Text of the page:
Many company managements do struggle with the answers to these questions – and investors and stakeholders continue to raise questions about the nature of, the operation of, conditions within, the supply chain of many companies in their portfolios.
We have brought you numerous reports from around the world on the subject of global supply chains in these weekly newsletters. This week’s Top Story is about survey results from DNV GL; the company conducted a survey of professionals at global companies across Europe, the Americas and Asia – out of 1400 responses, 60 companies emerged as supply chain “sustainability leaders” based on attributes defined by DNV GL. You’ll want to read this.
The New World Order has come to define many business and investing activities over the 25-plus years since President Bush delivered his remarks. The USA has signed on to the WTO treaty, which was a departure from the traditional GATT talks encouraged by the U.S. after WW II.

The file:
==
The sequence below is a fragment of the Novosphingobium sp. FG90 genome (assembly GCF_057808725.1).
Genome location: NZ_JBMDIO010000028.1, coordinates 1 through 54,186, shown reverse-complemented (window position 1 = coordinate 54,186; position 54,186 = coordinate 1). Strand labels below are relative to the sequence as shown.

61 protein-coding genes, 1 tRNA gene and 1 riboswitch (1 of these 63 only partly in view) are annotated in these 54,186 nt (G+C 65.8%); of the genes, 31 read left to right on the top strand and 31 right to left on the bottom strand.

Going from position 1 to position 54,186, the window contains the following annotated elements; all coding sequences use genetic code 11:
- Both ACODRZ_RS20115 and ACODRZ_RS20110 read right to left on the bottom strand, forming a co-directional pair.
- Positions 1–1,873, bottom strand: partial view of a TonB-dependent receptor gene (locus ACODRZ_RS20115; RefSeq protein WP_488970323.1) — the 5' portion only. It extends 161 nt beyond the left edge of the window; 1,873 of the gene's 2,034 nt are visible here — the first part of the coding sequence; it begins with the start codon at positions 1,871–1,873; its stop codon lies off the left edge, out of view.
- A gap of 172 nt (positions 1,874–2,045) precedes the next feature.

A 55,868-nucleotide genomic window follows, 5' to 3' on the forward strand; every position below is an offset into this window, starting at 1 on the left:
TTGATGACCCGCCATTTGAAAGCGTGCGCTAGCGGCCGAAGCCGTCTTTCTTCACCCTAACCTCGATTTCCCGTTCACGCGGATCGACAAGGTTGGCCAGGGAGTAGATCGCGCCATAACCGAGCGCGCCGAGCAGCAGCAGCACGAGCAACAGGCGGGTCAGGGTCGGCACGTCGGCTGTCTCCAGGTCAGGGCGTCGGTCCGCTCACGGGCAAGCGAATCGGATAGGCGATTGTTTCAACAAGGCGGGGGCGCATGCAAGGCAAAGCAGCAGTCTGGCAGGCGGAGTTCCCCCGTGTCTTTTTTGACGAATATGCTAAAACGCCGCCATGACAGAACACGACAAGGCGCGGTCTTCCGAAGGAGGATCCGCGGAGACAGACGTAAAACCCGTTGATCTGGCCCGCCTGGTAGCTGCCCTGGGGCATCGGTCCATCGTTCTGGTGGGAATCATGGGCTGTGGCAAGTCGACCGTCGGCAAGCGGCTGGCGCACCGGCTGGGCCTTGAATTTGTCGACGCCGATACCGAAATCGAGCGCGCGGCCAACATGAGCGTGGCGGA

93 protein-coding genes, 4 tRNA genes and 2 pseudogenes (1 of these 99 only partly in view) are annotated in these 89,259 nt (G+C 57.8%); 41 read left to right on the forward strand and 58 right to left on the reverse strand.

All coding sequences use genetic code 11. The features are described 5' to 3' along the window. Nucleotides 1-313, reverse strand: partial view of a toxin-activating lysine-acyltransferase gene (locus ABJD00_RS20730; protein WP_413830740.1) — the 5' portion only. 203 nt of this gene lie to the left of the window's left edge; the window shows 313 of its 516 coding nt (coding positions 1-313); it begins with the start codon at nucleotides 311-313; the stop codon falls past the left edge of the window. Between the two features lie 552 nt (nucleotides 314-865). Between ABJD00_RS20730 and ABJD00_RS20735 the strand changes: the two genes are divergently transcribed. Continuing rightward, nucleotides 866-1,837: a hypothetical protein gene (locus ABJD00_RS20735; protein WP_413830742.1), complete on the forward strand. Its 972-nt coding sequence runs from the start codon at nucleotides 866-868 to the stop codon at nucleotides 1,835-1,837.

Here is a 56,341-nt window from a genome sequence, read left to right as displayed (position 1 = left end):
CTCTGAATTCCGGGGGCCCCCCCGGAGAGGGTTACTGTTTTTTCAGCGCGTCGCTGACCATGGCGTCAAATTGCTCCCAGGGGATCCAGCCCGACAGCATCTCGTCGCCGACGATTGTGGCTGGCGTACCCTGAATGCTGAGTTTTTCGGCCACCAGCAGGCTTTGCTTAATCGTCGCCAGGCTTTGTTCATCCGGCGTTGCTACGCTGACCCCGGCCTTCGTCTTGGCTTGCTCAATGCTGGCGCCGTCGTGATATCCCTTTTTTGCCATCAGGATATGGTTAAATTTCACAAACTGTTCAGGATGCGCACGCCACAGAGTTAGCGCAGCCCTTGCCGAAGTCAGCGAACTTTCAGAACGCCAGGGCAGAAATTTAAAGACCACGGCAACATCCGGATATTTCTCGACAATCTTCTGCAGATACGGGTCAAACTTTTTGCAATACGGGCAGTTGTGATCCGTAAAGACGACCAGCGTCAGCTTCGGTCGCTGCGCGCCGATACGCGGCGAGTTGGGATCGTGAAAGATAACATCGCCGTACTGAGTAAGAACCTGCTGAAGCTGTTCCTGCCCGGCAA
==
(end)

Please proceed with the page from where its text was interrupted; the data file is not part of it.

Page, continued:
The fundamentals of manufacturing have significantly been re-ordered over these years – with apparel and footwear and accessories as examples virtually disappearing from assembly lines in North America. Yes, we are living in the New World Order – ask a veteran purchasing manager or sourcing manager about that if you can – we are miles beyond the operating conditions of 1991.
With rising purchaser expectations of greater accountability on the part of companies they do business with, supply chain responsibilities inch closer and closer to the top of priorities. Tell us, show us, the mantra of the stakeholders seems to be!